Thorium Power believes there is a market for about four thorium-powered reactors each in Russia and United States just for plutonium disposal. It's also aiming for reactors dealing with commercial plutonium by-products in Europe, Japan, Russia and the USA.

Grae is also enthusiastic about the benefits thorium fuels offer the environment. "All nuclear compares well to coal, in terms of no emissions into the atmosphere, including no carbon dioxide," he said. The environmental credentials of his company are also boosted by the presence of environmental lawyer and former member of the Centre for International Environmental Law, David MacGraw, he added. Grae muses that Thorium Power may be the "only nuclear company in the world with an environmentalist on the board".

AN ALTERNATIVE DESIGN does away with the requirements for uranium or plutonium altogether, and relies on thorium as its primary fuel source. This design, which was originally dubbed an Energy Amplifier but has more recently been named an Accelerator Driven System (ADS), was proposed by Italian Nobel physics laureate Carlos Rubbia, a former director of one of the world's leading nuclear physics labs, CERN, the European Organisation for Nuclear Research.

An ADS reactor is sub-critical, which means it needs help to get the thorium to react. To do this, a particle accelerator fires protons at a lead target. When struck by high-energy protons the lead, called a spallation target, releases neutrons that collide with nuclei in the thorium fuel, which begins the fuel cycle that ends in the fission of U-233.

A nuclear reactor that requires a particle beam to keep it running might seem a bit strange. But on the contrary, this is one of the ADS design's most attractive features. If the particle beam is switched off, it is impossible for the fuel to enter a chain reaction and cause a meltdown. Instead, the rate of fission will immediately begin to slow and the fuel will eventually cool down and die out. According to Sydney's Hashemi-Nezhad, a sub-critical reactor such as this has clear safety benefits over uranium reactors. "It has zero chance of a Chernobyl-type accident," he said.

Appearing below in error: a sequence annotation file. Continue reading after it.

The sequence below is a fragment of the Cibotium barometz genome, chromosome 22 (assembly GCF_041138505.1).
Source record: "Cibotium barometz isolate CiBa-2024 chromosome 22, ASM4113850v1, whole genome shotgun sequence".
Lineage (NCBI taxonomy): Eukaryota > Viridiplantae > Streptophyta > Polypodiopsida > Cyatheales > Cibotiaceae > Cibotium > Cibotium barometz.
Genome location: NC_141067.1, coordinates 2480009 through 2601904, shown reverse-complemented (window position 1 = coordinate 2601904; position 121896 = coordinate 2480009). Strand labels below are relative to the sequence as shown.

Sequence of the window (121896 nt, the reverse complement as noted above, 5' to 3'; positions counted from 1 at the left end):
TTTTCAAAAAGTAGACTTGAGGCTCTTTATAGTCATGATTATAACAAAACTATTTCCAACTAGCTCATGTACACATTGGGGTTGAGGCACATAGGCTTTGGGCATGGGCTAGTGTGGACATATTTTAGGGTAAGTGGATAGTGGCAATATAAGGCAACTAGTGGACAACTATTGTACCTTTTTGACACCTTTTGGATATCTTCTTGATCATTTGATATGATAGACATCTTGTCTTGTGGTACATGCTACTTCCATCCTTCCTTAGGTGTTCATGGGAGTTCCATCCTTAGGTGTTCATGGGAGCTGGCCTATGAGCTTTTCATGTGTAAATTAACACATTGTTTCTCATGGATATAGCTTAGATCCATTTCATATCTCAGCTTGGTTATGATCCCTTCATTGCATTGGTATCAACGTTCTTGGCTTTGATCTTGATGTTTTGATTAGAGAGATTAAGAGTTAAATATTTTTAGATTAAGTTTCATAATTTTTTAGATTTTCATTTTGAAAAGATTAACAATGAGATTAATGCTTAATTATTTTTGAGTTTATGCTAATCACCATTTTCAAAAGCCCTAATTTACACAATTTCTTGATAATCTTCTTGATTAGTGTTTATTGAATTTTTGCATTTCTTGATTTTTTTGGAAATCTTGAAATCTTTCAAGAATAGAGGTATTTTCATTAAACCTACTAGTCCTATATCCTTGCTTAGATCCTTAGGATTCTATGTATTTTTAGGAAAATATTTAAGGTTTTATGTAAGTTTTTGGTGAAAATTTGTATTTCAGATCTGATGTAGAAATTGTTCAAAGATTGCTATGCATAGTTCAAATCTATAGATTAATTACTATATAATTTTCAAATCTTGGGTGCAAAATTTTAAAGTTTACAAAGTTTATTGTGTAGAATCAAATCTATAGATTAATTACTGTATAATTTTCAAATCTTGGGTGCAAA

Another major advantage of this design is that it only requires thorium as fuel.

Hashemi-Nezhad also says thorium is a highly abundant resource "550 times more abundant in nature than uranium-235".

It's also an element in which Australia is well blessed - we have the largest known thorium reserves in the world. Thorium mining is also less complex than uranium mining; and the ore doesn't even require enrichment before use in an ADS reactor.

In a non-proliferation sense, there are also good reasons to prefer a sub-critical thorium reactor, as it is impossible to make weapons-grade materials from thorium.

Even traces of unburnt U-233 in thorium reactor waste products are more difficult to convert into a usable nuclear weapon than U-235 or Pu-239. Imagine the West offering thorium-fuelled ADS reactors to countries such as Iran or North Korea: this would satisfy their demands for cheap nuclear power, but entirely avert the risk of the civil nuclear program leading to the development of nuclear weapons.

The other key advantage of the ADS design is that it can be used to dispose of dangerous weapons-grade material and commercial reactor by-products in a similar way to mixed thorium fuel.

While the ADS design has promise, it presents challenges. First, there's the design itself: while lab tests have proven the concept of using a particle beam to start the thorium fuel cycle, the physics of scaling it up to the size of a commercial reactor are unproven and could be more complex. Then there's the way the particle beam interacts with the spallation target and the fuel in order to operate efficiently. Also, while there are plenty of existing conventional nuclear reactors that can be fairly inexpensively converted to mixed thorium fuel, an ADS reactor would have to be designed, built and paid for from scratch.

Retrofitting old reactors is not an option.

Does this make a large-scale ADS reactor viable? CERN thinks so. It recently released a detailed report covering the financial viability of the ADS design for power generation, and found it to be at least three times cheaper than coal and 4.8 times cheaper than natural gas. Any nuclear reactor will have a high establishment cost, but CERN stresses that a long-life reactor will be highly competitive compared to fossil and renewable energy fuels.

Hashemi-Nezhad has been working on the ADS reactor concept with colleagues in Germany, Russia, India and Eastern Europe, and is enthusiastic about it. "The future of nuclear reactors is in ADS because it operates in a sub-critical condition. Only under this condition it is possible to transmute waste isotopes while gaining energy and producing fuel at low cost. And it's safe," he said.

He also thinks Australia could play a leading role in the development and promotion of thorium-fuelled reactors. "It is up to the Australian government to make an investment in this research. Huge thorium resources in Australia can provide green energy at low cost for several centuries." An enticing prospect, to say the least.

CAN ATOMIC POWER be green? Physics suggests it can. And our consumption of energy is accelerating at the same time the climate is being affected by power generation.

Unless we start seriously exploring energy alternatives to burning fossil fuels, erratic and destructive weather conditions could be with us for generations to come. Renewable energy such as wind and solar have bright futures, and will play a large role in any future energy program - but they can never hope to satisfy baseload requirements of a city.

Hydroelectric power is an option - but most of the economical sites have been exploited, and biodiversity suffers when valleys are flooded to create dams. So, unless some groundbreaking discovery in nuclear fusion is made, making it not only possible but efficient and economical - then nuclear fission will remain on the agenda for promising baseload energy alternatives.